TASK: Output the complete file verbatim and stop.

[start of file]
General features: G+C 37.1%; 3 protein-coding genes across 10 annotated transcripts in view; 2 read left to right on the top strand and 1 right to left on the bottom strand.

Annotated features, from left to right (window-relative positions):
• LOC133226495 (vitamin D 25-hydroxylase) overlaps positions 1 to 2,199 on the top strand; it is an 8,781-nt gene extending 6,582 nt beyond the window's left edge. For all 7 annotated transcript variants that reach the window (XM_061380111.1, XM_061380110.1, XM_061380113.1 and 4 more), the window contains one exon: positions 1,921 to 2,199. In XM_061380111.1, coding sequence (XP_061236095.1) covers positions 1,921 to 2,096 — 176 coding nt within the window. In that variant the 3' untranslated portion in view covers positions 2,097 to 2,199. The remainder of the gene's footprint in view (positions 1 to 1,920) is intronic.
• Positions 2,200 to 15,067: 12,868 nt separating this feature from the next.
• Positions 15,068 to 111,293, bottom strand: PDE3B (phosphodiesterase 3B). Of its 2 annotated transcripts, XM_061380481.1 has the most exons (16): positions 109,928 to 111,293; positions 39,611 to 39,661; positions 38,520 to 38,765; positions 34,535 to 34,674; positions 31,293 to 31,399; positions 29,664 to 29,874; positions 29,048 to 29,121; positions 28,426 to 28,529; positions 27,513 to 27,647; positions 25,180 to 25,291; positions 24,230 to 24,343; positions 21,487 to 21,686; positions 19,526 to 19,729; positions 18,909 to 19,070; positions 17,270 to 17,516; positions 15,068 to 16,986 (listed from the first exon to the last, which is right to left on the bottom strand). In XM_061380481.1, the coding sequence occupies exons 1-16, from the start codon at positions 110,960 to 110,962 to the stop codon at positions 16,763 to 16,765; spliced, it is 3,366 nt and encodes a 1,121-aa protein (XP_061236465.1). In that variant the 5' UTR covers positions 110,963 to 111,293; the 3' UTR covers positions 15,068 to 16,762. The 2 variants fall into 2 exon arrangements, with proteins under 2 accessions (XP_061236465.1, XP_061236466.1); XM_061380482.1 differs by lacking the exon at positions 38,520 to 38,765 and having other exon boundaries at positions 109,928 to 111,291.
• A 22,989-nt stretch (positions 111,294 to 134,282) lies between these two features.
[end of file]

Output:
General features: G+C 37.1%; 3 protein-coding genes across 10 annotated transcripts in view; 2 read left to right on the top strand and 1 right to left on the bottom strand.

Annotated features, from left to right (window-relative positions):
• LOC133226495 (vitamin D 25-hydroxylase) overlaps positions 1 to 2,199 on the top strand; it is an 8,781-nt gene extending 6,582 nt beyond the window's left edge. For all 7 annotated transcript variants that reach the window (XM_061380111.1, XM_061380110.1, XM_061380113.1 and 4 more), the window contains one exon: positions 1,921 to 2,199. In XM_061380111.1, coding sequence (XP_061236095.1) covers positions 1,921 to 2,096 — 176 coding nt within the window. In that variant the 3' untranslated portion in view covers positions 2,097 to 2,199. The remainder of the gene's footprint in view (positions 1 to 1,920) is intronic.
• Positions 2,200 to 15,067: 12,868 nt separating this feature from the next.
• Positions 15,068 to 111,293, bottom strand: PDE3B (phosphodiesterase 3B). Of its 2 annotated transcripts, XM_061380481.1 has the most exons (16): positions 109,928 to 111,293; positions 39,611 to 39,661; positions 38,520 to 38,765; positions 34,535 to 34,674; positions 31,293 to 31,399; positions 29,664 to 29,874; positions 29,048 to 29,121; positions 28,426 to 28,529; positions 27,513 to 27,647; positions 25,180 to 25,291; positions 24,230 to 24,343; positions 21,487 to 21,686; positions 19,526 to 19,729; positions 18,909 to 19,070; positions 17,270 to 17,516; positions 15,068 to 16,986 (listed from the first exon to the last, which is right to left on the bottom strand). In XM_061380481.1, the coding sequence occupies exons 1-16, from the start codon at positions 110,960 to 110,962 to the stop codon at positions 16,763 to 16,765; spliced, it is 3,366 nt and encodes a 1,121-aa protein (XP_061236465.1). In that variant the 5' UTR covers positions 110,963 to 111,293; the 3' UTR covers positions 15,068 to 16,762. The 2 variants fall into 2 exon arrangements, with proteins under 2 accessions (XP_061236465.1, XP_061236466.1); XM_061380482.1 differs by lacking the exon at positions 38,520 to 38,765 and having other exon boundaries at positions 109,928 to 111,291.
• A 22,989-nt stretch (positions 111,294 to 134,282) lies between these two features.